There are a number of circumstances in which they Kentucky workers compensation claim needs to be reopened. The two most common are (1) where the problems caused by the work injury worsen and the injured worker becomes entitled to a greater amount of permanent partial disability (often referred to as PPD benefits); and/or, (2) further medical treatment is necessary to deal with the problems caused by the work injury.
There are two basic limits and requirements to reopening a Kentucky workers compensation claim. The first is a time limit. A Kentucky workers compensation claim cannot be reopened when more than four years have passed since the last order granting or denying benefits was entered. The second is the requirement of proof or evidence of a greater impairment rating and/or the need for additional medical treatment.
A case, Toyota Motor Manufacturing v. Prichard, provides a helpful discussion and illustration for when reopening a Kentucky workers compensation claim is necessary. The worker sustained a neck injury working on the assembly line at Toyota on March 16, 2005. She filed a Kentucky workers compensation claim on March 14, 2007, and later that year, on November 13, 2007, she was awarded permanent partial disability (PPD) benefits based on a permanent impairment rating of 8%. She tried to return to work but encountered continuing and escalating problems. In August 2008, she had cervical fusion surgery.
Prichard in April 2009 filed to reopen her 2007 award because her injury and the resulting impairment and worsened. More than two years later, in September 2011, an ALJ ruled that her permanent impairment rating had increased from 8% to 28%, a decision that in turn increase the amount of PPD benefits to which she was entitled.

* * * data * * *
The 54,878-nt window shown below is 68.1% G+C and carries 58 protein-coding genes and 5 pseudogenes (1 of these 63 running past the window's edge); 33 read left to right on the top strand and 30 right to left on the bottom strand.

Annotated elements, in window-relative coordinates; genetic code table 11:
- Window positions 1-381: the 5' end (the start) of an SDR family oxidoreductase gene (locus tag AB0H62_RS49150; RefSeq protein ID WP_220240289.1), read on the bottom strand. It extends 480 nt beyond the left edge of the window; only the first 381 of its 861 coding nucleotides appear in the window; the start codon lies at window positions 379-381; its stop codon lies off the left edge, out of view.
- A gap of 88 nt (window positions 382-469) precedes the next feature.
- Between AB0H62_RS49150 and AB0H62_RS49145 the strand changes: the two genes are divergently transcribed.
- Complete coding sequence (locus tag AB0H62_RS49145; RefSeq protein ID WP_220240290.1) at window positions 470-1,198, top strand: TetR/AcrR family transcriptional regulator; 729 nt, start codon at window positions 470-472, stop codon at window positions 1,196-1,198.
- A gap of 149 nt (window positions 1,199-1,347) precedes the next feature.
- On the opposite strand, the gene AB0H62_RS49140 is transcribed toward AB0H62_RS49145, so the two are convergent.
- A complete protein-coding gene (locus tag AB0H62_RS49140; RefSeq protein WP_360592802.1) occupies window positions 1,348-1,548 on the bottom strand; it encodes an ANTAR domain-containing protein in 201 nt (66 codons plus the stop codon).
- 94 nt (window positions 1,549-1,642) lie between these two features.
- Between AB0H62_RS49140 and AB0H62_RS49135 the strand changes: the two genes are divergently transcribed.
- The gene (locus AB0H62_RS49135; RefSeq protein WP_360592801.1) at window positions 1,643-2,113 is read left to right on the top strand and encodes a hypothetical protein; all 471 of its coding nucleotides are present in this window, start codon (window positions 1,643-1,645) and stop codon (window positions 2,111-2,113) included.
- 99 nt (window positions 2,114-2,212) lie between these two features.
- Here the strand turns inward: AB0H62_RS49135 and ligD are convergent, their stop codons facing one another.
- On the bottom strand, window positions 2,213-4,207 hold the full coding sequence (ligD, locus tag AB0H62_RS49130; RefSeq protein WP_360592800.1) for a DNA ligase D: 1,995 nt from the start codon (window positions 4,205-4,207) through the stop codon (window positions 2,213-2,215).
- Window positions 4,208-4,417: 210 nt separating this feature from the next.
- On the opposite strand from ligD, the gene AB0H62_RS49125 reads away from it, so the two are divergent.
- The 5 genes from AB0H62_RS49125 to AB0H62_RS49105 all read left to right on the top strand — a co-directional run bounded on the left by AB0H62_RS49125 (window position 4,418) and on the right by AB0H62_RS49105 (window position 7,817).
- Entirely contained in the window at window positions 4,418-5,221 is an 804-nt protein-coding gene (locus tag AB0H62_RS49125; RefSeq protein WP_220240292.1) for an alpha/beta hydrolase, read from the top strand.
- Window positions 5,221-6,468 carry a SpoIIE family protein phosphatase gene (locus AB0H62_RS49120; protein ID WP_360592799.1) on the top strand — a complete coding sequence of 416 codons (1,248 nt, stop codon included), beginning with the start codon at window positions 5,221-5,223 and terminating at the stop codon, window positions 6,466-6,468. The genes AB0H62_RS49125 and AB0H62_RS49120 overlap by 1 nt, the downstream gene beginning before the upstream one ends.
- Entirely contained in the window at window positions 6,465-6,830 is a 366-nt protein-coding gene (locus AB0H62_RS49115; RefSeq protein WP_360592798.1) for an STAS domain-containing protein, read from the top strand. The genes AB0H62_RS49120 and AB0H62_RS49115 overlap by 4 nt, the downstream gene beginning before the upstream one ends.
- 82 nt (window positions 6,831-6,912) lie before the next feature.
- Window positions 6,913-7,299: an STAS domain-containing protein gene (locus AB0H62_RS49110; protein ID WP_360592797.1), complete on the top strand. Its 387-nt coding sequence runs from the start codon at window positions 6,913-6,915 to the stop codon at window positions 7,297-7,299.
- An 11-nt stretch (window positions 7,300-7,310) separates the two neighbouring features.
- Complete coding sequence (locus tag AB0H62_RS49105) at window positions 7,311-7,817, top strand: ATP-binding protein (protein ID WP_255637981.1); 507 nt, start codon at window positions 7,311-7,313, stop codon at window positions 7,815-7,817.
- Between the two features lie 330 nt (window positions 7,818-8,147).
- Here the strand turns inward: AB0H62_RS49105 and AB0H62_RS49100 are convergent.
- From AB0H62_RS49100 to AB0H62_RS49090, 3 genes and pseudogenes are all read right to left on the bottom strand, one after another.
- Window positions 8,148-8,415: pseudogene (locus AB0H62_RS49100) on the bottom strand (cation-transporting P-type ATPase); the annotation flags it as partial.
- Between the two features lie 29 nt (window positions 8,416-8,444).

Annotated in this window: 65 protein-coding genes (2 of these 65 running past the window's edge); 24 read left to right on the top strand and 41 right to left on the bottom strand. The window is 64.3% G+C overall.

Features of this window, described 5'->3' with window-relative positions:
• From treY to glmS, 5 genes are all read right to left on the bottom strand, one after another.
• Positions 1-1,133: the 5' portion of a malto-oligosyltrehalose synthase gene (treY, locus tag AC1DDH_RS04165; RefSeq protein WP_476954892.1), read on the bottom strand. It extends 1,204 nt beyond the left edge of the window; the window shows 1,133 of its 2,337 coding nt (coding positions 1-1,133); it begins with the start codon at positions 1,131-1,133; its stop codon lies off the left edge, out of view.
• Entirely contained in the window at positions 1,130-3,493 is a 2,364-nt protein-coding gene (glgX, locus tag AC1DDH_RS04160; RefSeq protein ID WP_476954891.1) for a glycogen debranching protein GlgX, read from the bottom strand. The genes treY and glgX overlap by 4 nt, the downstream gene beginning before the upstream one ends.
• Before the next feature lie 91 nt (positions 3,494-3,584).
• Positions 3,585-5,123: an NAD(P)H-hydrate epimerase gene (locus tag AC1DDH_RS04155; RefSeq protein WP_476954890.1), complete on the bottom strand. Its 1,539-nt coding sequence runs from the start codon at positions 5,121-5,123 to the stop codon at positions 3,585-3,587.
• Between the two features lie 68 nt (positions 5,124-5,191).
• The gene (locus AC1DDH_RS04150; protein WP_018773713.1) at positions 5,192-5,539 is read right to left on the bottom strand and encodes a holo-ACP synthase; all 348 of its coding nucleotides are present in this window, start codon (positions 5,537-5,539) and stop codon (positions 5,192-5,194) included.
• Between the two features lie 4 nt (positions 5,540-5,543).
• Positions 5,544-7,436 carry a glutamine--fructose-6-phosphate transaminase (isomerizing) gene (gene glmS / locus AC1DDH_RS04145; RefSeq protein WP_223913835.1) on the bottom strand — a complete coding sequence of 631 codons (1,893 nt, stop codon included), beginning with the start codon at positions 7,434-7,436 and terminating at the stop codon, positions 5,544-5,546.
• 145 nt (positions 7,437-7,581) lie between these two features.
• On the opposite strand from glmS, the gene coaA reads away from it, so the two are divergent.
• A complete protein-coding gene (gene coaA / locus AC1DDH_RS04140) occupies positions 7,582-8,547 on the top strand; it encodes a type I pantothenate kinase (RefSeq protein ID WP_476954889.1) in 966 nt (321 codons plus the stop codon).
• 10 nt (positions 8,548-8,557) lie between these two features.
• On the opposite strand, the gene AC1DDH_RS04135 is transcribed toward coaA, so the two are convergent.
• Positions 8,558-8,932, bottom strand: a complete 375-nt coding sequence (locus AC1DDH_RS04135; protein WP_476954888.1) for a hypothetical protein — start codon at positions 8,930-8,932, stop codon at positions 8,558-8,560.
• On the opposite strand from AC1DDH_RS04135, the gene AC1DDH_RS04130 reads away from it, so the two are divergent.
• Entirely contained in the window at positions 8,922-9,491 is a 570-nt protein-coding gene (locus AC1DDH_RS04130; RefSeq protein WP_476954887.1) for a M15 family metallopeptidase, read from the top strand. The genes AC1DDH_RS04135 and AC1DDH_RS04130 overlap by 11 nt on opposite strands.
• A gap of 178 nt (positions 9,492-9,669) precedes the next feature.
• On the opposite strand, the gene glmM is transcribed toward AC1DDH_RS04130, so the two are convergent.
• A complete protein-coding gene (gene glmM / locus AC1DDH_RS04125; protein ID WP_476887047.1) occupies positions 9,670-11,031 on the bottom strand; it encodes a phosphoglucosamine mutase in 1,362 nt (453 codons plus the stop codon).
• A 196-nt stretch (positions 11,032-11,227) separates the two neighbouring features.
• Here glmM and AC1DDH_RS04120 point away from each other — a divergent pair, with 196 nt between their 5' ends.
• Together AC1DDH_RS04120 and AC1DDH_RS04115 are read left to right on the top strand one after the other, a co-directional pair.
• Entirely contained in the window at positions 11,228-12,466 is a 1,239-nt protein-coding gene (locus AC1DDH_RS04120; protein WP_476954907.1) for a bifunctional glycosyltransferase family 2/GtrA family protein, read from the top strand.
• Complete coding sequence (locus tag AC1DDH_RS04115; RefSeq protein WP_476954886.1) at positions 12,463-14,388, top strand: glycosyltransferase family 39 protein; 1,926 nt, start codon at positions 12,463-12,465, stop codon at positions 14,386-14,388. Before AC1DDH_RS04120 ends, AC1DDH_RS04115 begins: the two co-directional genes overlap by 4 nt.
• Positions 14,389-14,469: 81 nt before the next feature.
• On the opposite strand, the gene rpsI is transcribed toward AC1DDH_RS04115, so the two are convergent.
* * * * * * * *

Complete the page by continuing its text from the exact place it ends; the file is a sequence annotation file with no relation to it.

Despite the surgery, Prichard's condition continued to deteriorate and her doctor concluded in April 2014 that she was no longer able to perform even sedentary work. A few months later, on August 12, 2014, Prichard sought to reopen the 2011 award. Notwithstanding testimony from Toyotas medical expert that her condition had not changed since 2009, Prichard was deemed totally disabled by the ALJ in an opinion issued May 20, 2015, because of further deterioration of her work-related cervical condition injury.
Toyota appealed and argued, among other things, that Prichard had only four years after the original and the initial Kentucky workers compensation award in 2007. The Kentucky Supreme Court had already rejected this type of argument in a 2008 case and did so again. The court reiterated the rule as follows: when an order granting or denying workers compensation benefits has been entered subsequent to the date of the original award, the four-year limitation period to reopen is calculated from the later date, rather than from the original award. Since Prichard sought in 2014 to reopen the 2011 award, she was within the four-year limitation period.
Lexington, Kentucky workers compensation lawyer Robert Abell represents individuals and employees in Kentucky workers compensation cases; contact him at 859-254-7076.